Bangladesh doesn’t want conflict: PM
BI Desk || BusinessInsider
Prime Minister Sheikh Hasina on Sunday said Bangladesh doesn’t want any more conflict rather it wants to improve the quality of people’s lives.
“We don’t want any more unrest and conflict. We want to improve the quality of people’s lives. And we always wish it,” she said.
In this regard, Sheikh Hasina referred to the peaceful democratic environment that prevailing in the country from 2008 election helped Bangladesh to attain the remarkable socioeconomic development in the last 14 years.
“Bangladesh has been able to attain socioeconomic development due to the peaceful democratic environment prevailing in the country since 2008 election as Awami League won the elections and formed the government in 2009,” she said.
The premier made this remarks while addressing a function organised to celebrate the golden jubilee of the conferment of the Joliot-Curie Peace Medal to Father of the Nation Bangabandhu Sheikh Mujibur Rahman, reports Bangladesh Sangbad Sangstha.
She said the government, after being elected in 2008 election, has been working for the development of the people of the country in a planned way.
“As a result, we have been able to reduce the poverty rate and maternal death, increase literacy rate and life expectancy,” she said.
She continued that the sustainable and peaceful democratic environment, prevailing in the country, is the only reason behind the unprecedented socioeconomic progress of Bangladesh.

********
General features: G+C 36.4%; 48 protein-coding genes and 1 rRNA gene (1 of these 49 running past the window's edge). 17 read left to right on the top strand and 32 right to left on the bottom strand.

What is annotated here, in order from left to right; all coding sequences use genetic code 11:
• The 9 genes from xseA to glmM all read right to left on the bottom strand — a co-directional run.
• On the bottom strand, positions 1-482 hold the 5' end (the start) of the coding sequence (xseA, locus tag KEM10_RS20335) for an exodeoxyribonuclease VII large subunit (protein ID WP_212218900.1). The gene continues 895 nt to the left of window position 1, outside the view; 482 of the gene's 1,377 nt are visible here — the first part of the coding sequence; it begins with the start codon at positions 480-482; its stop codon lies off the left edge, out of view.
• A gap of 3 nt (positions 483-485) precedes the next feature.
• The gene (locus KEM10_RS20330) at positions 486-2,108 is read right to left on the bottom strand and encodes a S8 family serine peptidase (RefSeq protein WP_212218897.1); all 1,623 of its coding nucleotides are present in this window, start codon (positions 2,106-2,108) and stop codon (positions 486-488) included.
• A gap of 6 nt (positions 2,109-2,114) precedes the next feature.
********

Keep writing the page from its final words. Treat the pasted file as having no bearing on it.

“So, a peaceful sustainable environment is helpful for the people to attain economic emancipation, and all have to remember it,” she added.
The Prime Minister laid emphasis on settle-down all disputes through dialogue that Bangladesh did with India and Myanmar.
“Why this arms competition (going on) now, why the money that is using for arms competition will not be used for hungry children and human. For this arms competition thousands of children and women are leading inhuman lives around the globe,” she noted.
In this connection, Sheikh Hasina mentioned that Bangladesh has given shelter to more than one million forcibly displaced Myanmar nationals, Rohingya, who faced oppression that recalled her the situation of 1971.
“We want that peace shall return in the earth, there shall be no types of unrest (in the earth),” she said.
The Prime Minister said that those who didn’t want the Independence of the country killed Father of the Nation Bangabandhu Sheikh Mujibur Rahman. “Every moment, we have to overcome their (anti-Liberation forces) barriers,” she added.
Expressing her tribute to Father of the Nation Bangabandhu Sheikh Mujibur Rahman, the Premier said that Bangabandhu had received peace prize, disseminated the message of peace in his entire life, but he had to sacrifice his life.
“What a misfortune for us, the man who spoke of peace had to give his life,” she said, adding that “today, he is no more with us, but we want that his country may build up as a developed and prosperous one.”
Sheikh Hasina also announced to introduce “Bangabandhu Sheikh Mujib Peace Prize” to recognise those who are working for establishing peace in home and abroad.
“Because we want peace and we will surely advance towards the path of peace,” she said.
Cabinet Division organised the event at Bangabandhu International Conference Center (BICC).